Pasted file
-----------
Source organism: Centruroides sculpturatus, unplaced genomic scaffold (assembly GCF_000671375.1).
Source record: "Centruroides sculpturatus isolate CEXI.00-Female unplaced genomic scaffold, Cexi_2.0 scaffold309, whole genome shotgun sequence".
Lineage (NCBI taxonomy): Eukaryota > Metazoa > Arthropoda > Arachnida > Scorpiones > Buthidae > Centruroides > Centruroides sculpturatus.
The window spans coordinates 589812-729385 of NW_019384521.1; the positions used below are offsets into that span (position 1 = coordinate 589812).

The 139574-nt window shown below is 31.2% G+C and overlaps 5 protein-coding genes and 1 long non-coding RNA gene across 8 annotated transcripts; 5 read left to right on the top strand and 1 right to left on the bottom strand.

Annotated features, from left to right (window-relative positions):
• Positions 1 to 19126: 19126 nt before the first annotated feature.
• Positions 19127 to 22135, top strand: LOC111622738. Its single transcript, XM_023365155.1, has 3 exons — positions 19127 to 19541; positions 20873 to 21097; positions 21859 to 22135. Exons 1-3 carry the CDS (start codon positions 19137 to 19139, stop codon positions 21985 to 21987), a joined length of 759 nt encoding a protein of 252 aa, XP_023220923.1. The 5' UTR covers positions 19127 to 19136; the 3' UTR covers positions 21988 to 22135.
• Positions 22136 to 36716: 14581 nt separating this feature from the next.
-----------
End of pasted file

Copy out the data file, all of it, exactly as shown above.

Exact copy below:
Source organism: Centruroides sculpturatus, unplaced genomic scaffold (assembly GCF_000671375.1).
Source record: "Centruroides sculpturatus isolate CEXI.00-Female unplaced genomic scaffold, Cexi_2.0 scaffold309, whole genome shotgun sequence".
Lineage (NCBI taxonomy): Eukaryota > Metazoa > Arthropoda > Arachnida > Scorpiones > Buthidae > Centruroides > Centruroides sculpturatus.
The window spans coordinates 589812-729385 of NW_019384521.1; the positions used below are offsets into that span (position 1 = coordinate 589812).

The 139574-nt window shown below is 31.2% G+C and overlaps 5 protein-coding genes and 1 long non-coding RNA gene across 8 annotated transcripts; 5 read left to right on the top strand and 1 right to left on the bottom strand.

Annotated features, from left to right (window-relative positions):
• Positions 1 to 19126: 19126 nt before the first annotated feature.
• Positions 19127 to 22135, top strand: LOC111622738. Its single transcript, XM_023365155.1, has 3 exons — positions 19127 to 19541; positions 20873 to 21097; positions 21859 to 22135. Exons 1-3 carry the CDS (start codon positions 19137 to 19139, stop codon positions 21985 to 21987), a joined length of 759 nt encoding a protein of 252 aa, XP_023220923.1. The 5' UTR covers positions 19127 to 19136; the 3' UTR covers positions 21988 to 22135.
• Positions 22136 to 36716: 14581 nt separating this feature from the next.